In this third of four articles addressing efforts by The United Methodist Church’s Council of Bishops (COB) to resolve our denomination’s irreconcilable differences, we examine the final option still under study by the church’s leadership — the “Multi-Branch, One Church Model.” The multi-branch approach is an attempt to permit United Methodists to sort themselves out around where they stand on the presenting issues – our sexual ethics, definition of marriage, and ordination standards – while still claiming to be one church. One has to commend the COWF and the COB for ingenuity if nothing else. But the effort has serious flaws.
The COB described this model as follows: “[It] is grounded in a unified core that includes shared doctrine and services and one Council of Bishops, while also creating different branches that have clearly defined values such as accountability, contextualization and justice. The five U.S. jurisdictions would be replaced by three connectional conferences, each covering the whole country, based on theology and perspective on LGBTQ ministry (i.e. progressive, contextual, traditional branches). Annual conferences would decide which connectional conference to affiliate with; only local churches who choose a branch other than the one chosen by their annual conference would vote to join another conference.”
Both the Commission on a Way Forward (COWF) and the COB have referred to this model as sketch three. As with sketch two (addressed in our last article in this series) the legislation to implement a multi-branch model has yet to be released, but what we do know about it so far makes it problematic for a number of reasons. At its heart, the multi-branch model seeks to hold the institution of the UM Church together in name only while we live separate and apart in the same house.
First, sketch three will require structural changes in the UM Church and thus will necessitate numerous amendments to the church’s constitution. This means for sketch three to be implemented it would have to garner two-thirds of the votes of the delegates at the special called General Conference and two-thirds of the votes of all the delegates voting at all the annual conferences. This creates the very real possibility that a majority of delegates would support adoption of the multi-branch model but not enough to secure the two-thirds vote required. It should be noted that there are versions of a multi-branch plan being discussed which would not require constitutional changes and therefore could be adopted by a majority vote. Unfortunately, the COB has not advanced such plans to date.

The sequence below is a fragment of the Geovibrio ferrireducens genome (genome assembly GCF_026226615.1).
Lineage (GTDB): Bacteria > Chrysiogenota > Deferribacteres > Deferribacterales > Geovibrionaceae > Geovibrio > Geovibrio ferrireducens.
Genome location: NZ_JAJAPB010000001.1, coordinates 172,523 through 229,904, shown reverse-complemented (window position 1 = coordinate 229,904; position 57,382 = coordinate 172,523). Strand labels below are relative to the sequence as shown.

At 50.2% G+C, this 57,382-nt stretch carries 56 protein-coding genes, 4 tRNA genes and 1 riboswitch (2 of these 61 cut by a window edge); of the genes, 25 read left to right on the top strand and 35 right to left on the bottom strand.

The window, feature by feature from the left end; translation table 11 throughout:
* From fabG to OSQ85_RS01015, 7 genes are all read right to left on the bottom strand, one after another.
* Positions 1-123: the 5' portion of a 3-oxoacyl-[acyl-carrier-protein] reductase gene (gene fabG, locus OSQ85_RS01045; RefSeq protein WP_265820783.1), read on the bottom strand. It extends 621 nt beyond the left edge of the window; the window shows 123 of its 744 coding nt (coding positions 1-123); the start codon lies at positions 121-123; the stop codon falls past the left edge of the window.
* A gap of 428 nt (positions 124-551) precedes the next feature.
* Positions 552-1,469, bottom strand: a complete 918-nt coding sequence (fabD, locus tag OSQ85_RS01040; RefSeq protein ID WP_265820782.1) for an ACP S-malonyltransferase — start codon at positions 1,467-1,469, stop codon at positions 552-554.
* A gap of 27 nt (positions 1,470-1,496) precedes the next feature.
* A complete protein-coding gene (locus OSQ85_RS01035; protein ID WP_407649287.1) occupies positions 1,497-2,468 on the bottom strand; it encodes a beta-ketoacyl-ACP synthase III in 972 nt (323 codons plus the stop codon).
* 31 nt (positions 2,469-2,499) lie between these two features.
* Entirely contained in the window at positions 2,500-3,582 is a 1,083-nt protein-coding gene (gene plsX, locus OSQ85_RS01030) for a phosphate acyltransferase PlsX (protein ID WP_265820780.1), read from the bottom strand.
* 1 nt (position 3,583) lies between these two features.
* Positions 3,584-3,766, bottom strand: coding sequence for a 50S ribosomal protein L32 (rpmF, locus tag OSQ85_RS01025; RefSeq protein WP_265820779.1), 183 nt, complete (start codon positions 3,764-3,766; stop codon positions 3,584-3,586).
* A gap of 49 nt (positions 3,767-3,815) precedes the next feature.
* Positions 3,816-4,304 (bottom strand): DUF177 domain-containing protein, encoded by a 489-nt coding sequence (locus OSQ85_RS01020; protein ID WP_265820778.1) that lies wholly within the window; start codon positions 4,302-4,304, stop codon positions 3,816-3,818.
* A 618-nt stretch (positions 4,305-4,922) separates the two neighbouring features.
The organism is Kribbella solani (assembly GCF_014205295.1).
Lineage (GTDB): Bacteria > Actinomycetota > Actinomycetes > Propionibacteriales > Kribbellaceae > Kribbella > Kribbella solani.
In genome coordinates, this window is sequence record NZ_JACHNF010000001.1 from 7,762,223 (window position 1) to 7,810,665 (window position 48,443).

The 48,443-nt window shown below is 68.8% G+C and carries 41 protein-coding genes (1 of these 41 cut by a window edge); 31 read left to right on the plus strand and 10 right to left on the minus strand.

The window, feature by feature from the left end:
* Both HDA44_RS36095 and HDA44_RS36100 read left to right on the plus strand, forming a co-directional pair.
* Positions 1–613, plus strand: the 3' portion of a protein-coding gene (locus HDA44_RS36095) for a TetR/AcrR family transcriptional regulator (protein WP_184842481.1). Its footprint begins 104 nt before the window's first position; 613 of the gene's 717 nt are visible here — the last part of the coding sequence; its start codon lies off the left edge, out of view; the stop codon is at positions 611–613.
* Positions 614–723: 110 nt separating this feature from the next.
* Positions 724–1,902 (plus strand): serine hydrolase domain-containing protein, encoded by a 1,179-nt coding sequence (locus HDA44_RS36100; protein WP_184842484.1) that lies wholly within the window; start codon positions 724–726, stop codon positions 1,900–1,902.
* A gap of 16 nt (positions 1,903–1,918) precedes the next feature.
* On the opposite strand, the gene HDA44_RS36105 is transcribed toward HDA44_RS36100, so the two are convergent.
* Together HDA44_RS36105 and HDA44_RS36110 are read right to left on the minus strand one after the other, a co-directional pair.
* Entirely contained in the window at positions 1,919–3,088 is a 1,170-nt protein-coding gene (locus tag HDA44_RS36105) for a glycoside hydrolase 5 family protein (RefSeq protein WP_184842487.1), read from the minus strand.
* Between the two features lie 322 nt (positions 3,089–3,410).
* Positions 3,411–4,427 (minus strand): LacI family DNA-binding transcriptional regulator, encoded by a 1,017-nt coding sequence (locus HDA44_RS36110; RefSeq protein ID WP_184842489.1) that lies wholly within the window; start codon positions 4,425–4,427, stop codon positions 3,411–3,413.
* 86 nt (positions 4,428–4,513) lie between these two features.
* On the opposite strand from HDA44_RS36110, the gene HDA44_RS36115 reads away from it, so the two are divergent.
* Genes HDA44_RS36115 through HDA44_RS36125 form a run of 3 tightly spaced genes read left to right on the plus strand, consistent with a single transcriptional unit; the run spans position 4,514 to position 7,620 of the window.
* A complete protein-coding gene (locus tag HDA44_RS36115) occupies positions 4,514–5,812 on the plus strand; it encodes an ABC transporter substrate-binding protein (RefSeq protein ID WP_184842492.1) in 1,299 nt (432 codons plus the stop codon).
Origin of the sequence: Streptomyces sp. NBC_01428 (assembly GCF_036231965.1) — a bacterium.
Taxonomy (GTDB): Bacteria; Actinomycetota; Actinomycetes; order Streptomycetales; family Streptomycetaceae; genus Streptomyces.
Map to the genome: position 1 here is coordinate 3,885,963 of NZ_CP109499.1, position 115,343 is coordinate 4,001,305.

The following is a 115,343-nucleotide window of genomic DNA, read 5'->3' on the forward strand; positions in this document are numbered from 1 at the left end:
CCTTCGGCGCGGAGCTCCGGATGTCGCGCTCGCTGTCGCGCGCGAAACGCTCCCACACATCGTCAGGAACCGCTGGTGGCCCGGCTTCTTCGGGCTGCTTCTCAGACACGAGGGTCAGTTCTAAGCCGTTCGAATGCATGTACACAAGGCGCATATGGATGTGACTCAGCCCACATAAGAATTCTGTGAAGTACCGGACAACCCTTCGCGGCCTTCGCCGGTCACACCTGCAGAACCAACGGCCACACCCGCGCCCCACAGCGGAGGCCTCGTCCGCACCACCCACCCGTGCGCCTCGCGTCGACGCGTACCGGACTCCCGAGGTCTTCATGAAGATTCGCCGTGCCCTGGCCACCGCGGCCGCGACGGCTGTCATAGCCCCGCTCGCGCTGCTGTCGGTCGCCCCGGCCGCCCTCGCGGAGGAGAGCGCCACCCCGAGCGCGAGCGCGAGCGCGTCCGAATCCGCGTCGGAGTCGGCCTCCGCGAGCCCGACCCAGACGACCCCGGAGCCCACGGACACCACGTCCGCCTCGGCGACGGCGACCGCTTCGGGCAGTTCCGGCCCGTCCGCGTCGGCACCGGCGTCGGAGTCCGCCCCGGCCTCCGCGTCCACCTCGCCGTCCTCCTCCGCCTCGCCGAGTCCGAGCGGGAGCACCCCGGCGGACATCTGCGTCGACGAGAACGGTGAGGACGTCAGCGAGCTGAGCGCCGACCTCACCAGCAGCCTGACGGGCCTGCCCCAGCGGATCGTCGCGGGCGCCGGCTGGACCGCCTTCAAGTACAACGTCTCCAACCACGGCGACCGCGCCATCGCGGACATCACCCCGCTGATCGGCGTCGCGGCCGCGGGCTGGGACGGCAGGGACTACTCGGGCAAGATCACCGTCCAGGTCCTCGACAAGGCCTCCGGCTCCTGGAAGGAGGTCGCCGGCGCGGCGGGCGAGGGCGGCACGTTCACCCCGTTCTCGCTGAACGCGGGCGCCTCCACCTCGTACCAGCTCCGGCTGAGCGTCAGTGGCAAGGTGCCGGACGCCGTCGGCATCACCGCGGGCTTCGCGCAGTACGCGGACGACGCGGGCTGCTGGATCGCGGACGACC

Second, the multi-branch approach is premised on a belief that, but for our disagreements over our sexual ethics, definition of marriage and ordination standards, the UM Church shares a “unified core that includes shared doctrine and services.” As many have noted over the years, the assumption that there is unity around “shared doctrine” is not true. The COWF’s mission statement acknowledges the theological differences that exist in the UM Church: “Serious matters of human sexuality and unity are the presenting issues for a deeper conversation that surfaces different ways of interpreting Scripture and theological tradition.”
The Wesleyan Covenant Association has consistently maintained that there exist in the UM Church very different understandings of the authority and interpretation of Scripture, of who Jesus is and what it means to be his disciple, of the nature of sin, the way of salvation, and the meaning of sanctification. Despite claims to the contrary, we do not share a doctrinal core. Or, put another way, there are such disparate understandings regarding the role and authority of our doctrinal core that any unity we purportedly have is undermined.
Furthermore, significant constituencies within the UM Church, including the WCA, question the need for and effectiveness of many of our general church boards and agencies. We do not want monies we tithe to the church to be used to advance agendas that do not reflect our theological and missional commitments.